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Down, Down And Digging



The Maxwell Underground Mine has gone from being a mere idea on a piece of paper, to exporting some of the highest quality coal in the Hunter Valley overseas.

Approved by the NSW Government at the end of 2020, Malabar dug the first coal in March this year and will continue to do so for at least another 25 years.

Malabar General Manager James Johnson said it’s pleasing to see all of their hard work become a reality.

“It is wonderful seeing a project like this developed with the broad support we have and continue to have from the community.

“We are very proud and grateful of our team at the Maxwell Mine which has and continue to work very hard as we fully develop the mine over the next two years,” said James.

“That team includes Malabar staff, our mining contractors PIMS and Pybar and a long list of construction contractors, consultants and suppliers.”

After the first sod was turned, the topsoil in the area was stockpiled and construction got underway on the first portal entry to access the Whynot Seam bord and pillar operation. That entry was fully constructed by March with the first coal mined on March 17. It has a life expectancy of about ten years.

A contract was awarded to PIMS Mining for the initial three years of bord and pillar mining of the Whynot seam. A total of 130 jobs will be created under that contract which James said will help boost local employment and economic activity in the Upper Hunter.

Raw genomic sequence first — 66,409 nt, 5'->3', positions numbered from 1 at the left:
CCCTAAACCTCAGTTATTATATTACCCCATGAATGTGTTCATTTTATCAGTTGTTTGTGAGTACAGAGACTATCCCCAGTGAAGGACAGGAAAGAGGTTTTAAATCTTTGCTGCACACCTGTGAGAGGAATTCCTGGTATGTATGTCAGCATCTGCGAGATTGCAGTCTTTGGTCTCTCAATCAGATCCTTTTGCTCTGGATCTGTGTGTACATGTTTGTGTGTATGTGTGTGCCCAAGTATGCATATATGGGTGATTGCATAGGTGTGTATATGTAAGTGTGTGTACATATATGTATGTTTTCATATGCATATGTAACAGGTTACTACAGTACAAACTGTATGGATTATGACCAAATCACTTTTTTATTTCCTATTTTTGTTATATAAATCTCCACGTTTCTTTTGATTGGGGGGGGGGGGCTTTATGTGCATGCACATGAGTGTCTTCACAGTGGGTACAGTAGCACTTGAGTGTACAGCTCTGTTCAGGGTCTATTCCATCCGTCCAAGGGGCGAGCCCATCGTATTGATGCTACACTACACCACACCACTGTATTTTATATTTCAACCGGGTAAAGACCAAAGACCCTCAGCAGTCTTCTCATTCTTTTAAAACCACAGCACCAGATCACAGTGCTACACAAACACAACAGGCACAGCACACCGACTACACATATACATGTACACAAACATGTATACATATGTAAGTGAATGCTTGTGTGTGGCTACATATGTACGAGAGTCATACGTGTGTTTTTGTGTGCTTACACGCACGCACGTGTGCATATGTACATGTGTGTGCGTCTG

Meantime, construction is well advanced on the second portal entry which will provide access to the deeper Woodlands Hill, Arrowfield and Bowfield seams. The Malabar team and the Pybar Mining Services team are only a couple of weeks away from starting the drift entries which will be mined by the “longwall” mining method.

“In terms of other milestones, as part of the project we have recommissioned the coal handling and preparation plant (CHPP),” said James.

“In May we produced our first product coal onto the stockpiles, which was another significant milestone, so we will soon be making our first export coal sales.”

During construction, Malabar has more than 200 people on site. Then, once they are at full operation across the two seams, more than 400 people will be working at the mine.

“We’ll have about 400 people engaged in the project directly and then beyond that as we know there are a lot of indirect jobs for suppliers ongoing in the community for things that we need,” said James.

At that full capacity, the mine will provide $68 million in wages to the local economy each year. 

Malabar is continuing to work on its renewable energy projects as well including the Maxwell Solar Farm which is an approved 25-megawatt solar farm located on the rehabilitated land within the site, and the potentially much larger Voltere Solar Farm.

“The coal in the Hunter Valley is some of the best in the world and it is sought after so seeing a project like this gain so much support just demonstrates that it can coexist in the transition that is going on.

“We strike that balance between premium (metallurgical) coal targeted at steel-making, as well as supporting the transition in the Hunter through our large-scale renewable projects.

“We don’t refer to the mine as a project anymore, we refer to it as the Maxwell Underground Mine because we are operating and we’re providing many long-term jobs for local people,” said James.

Malabar is continuing to look for staff with a wide range of current opportunities available across all aspects of mining and operations. Job opportunities can be found on the Malabar website at

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